Vezac, France: In the Perigord region of southwestern France I found my groove again, shaking off the funk I experienced in Bordeaux.
Yesterday I departed St Vincent de Pertignas and cycled in a northward for just a handful of kilometers before reaching the Dordogne River. I have cycled through this beautiful, peaceful river valley for the past two days, passing through towns steeped in history, such as Castillon La Bataille, which played a pivotal role in the Hundred Years War, and Bergerac, the city which put the Bergerac in Cyrano de Bergerac, the author.
In the town of Port-Sainte-Foy-La Grande it happened to be market day, and the market sold just about everything – fresh artisanal bread, fruits, roast chickens, along with shoes and swimsuits and books. It seemed the whole town was at the market. I met one curious Frenchman, Joel, pulling his shopping cart across the bridge stuffed with things from the market. Joel appeared perplexed by my over-stuffed bike. We had a good long chat in French. Slowly, my French is unclogging. It must be the wine.
In mid-afternoon, while still riding parallel to the river, I passed a 4-star campsite near Pantours. I screeched my brakes and checked-out the campsite, which is perched right on the river bank and nestled in trees. It was idyllic, and a contrast to the stuffy, fortified manor where I stayed the previous night. I decided to put the tent I have been carrying to good use, and picked a prime spot to pitch it. The campsite had all sorts of amenities, including a mellow restaurant, very clean facilities, and friendly staff. I really enjoyed the simplicity and the tranquility of camping, and look forward to more such experiences on this expedition. It wasn’t the best night’s sleep I have had on this cycling tour, but the all-night sounds from the insets and water fowl soothed the hardness of the ground and the thinness of my sleeping mat.
The French reliably rate everything – restaurants, hotels, even the flower quotient in towns. Now that I have stayed at a 4-star campsite, the bar has been set pretty high.
Today’s ride along the Dordogne is through Bastide country – hilltop fortified medieval villages. The first major town on my route was Saint Cyprien. Today was an even bigger market day at Saint Cyprien with wall-to-wall people in the narrow streets. It felt like the Kowloon night market on a hopping Friday night. After about two minutes I had enough and decided to head on to the next town, but not before buying two cans of over priced (I later discovered) foie gras….just in case. (This is major foie gras territory and there are many small producers throughout the region). I am carrying a can of tuna and instant noodles from Lisbon, a Real Madrid football uniform for my son, and all kinds of other stuff I don’t need, so I figure two tins of foie gras won’t really matter.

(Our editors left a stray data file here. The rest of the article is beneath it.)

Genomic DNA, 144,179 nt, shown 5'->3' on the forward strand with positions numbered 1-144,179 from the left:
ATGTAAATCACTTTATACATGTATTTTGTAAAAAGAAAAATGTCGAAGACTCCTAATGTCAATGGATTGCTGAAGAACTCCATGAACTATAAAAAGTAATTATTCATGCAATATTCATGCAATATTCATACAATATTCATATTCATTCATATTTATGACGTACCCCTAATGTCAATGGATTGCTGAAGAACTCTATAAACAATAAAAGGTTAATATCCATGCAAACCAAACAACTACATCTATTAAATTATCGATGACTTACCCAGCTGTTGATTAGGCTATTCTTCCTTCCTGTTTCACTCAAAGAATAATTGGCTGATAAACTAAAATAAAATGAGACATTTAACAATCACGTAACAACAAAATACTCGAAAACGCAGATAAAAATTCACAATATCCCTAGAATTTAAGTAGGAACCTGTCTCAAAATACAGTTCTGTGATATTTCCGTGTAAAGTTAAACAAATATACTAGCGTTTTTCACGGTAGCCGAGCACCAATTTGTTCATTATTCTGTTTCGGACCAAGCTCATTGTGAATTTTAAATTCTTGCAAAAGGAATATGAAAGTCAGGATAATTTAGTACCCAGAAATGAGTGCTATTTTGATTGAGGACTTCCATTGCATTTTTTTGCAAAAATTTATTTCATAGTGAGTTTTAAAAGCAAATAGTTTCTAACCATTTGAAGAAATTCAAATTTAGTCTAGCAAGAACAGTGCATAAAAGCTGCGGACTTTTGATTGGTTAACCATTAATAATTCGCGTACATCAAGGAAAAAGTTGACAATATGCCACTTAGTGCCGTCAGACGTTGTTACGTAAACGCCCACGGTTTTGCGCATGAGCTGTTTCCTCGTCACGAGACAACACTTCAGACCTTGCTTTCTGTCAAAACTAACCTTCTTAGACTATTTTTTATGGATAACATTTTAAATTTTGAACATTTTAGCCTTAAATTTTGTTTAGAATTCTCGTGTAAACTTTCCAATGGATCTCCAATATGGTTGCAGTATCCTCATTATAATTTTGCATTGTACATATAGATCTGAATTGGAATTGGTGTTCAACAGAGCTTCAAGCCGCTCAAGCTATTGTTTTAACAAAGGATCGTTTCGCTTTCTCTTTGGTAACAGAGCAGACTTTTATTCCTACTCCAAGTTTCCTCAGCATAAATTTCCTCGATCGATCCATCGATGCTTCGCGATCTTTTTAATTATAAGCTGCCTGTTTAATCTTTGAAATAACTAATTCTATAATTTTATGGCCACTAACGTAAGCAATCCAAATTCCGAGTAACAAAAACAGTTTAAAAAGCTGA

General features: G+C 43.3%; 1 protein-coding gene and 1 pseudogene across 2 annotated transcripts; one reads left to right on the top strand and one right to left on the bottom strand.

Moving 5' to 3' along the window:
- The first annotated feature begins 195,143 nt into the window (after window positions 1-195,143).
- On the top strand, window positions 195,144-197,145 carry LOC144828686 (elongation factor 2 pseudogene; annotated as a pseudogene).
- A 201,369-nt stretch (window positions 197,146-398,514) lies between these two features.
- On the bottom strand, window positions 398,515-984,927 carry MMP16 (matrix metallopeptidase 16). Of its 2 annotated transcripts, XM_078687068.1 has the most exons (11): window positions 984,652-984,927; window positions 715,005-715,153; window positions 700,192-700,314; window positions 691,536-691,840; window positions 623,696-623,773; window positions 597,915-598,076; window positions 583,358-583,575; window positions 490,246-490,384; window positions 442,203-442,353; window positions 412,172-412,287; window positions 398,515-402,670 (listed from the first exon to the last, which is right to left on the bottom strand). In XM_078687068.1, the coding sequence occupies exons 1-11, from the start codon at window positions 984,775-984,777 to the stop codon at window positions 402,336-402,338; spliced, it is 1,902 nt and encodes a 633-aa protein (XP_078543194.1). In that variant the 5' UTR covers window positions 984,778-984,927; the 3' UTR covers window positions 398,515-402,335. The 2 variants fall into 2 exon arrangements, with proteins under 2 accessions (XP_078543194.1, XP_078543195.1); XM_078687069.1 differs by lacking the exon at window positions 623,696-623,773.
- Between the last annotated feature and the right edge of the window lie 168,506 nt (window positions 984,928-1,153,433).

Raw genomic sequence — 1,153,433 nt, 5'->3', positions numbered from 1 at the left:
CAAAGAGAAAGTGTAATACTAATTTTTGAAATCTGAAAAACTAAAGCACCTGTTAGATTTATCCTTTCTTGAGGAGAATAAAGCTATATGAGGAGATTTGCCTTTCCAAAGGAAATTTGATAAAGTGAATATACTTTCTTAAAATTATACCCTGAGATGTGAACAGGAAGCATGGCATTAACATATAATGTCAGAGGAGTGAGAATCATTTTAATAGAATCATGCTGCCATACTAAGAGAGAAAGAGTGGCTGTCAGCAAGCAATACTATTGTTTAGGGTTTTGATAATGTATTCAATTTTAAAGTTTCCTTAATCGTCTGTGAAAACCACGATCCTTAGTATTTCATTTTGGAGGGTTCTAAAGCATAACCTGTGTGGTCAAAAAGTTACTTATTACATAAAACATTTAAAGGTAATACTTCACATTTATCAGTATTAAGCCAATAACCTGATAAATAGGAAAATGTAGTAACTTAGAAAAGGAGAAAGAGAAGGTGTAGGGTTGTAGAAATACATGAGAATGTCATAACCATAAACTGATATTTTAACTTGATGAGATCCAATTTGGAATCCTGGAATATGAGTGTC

The next town, about 12 km away, was Beynac-et-Cazenah, The Beynac castle sits atop of a very steep hill, accessed by narrow cobblestone streets, which are torturous in cycling shoes. It’s a well-preserved castle which Luc Besson used while filming some of “Joan of Arc.” Beynac had none of the crowds of Saint Cyprien, which totally delighted me, and much quiet charm. I figure the steep hill deters many tourists. From the Beynac Chateau one sees many other castles dotting the Dordogne landscape. It’s impressive.
I decided to stay in the area and find a hotel to drop off my things to lighten my load and to reduce the temptation to prospective thieves of a fully loaded parked bike. As this is prime tourist area there are many interesting small places to stay. I’m not staying in one of them. I opted for a family-run motel, L’Oustal, that has plenty of linoleum but no atmosphere, unless you consider tacky 1970’s French floral decor atmospheric. I think what sold me on the place is the proprietress, a caricature of a gregarious French woman with hair mildly coiffed and a cigarette dangling, always. Madame doesn’t speak a word of English and lies on a couch behind the reception area when she’s not bothered by foreign cyclists. When I ask her whether I can bring my bike through the lobby, she looks at me like I’m crazy. Of course, she says. I like her. And the view is not too shabby, either. From the hotel I can see five different chateaux in different parts of the valley.
After lightening my load I cycled up another hill to Sarlat. I was very disappointed by the old town, which has been taken over by restaurants, ice cream shops, foie gras shops, and other retail efforts. The whole town felt like Disney’s interpretation of a medieval French village. I did not linger and moved on to the hilltop town of Domme, which offers good views of the valley, before cycling to La Roque Gageac. By the time I visited these last two towns it’s late in the afternoon, though the sun is still intense. Apparently somewhere in the past two days I crossed a time zone, so it’s even an hour later than I think. Most tourists have gone elsewhere by now which made a very enjoyable experience for walking around these old villages.
Tomorrow is my last day in the Perigord region.
Days 21 and 22: (June 25-26): 4-): Saint Vincent de Pertignas – Pantours – Vezac, France
Distances: 89.68 km (Day 21) and 85.01 km (Day 22)
Ascent: 102 meters (Day 21) and 882 meters (Day 22)
Terrain: flat (Day 21) and hilly (Day 22)
Weather: sunny, blue skies. Scorching hot on Day 22.
Distance: 10,951 km
Climbing: 9,967 meters
Rest days: 4
Police interactions: 1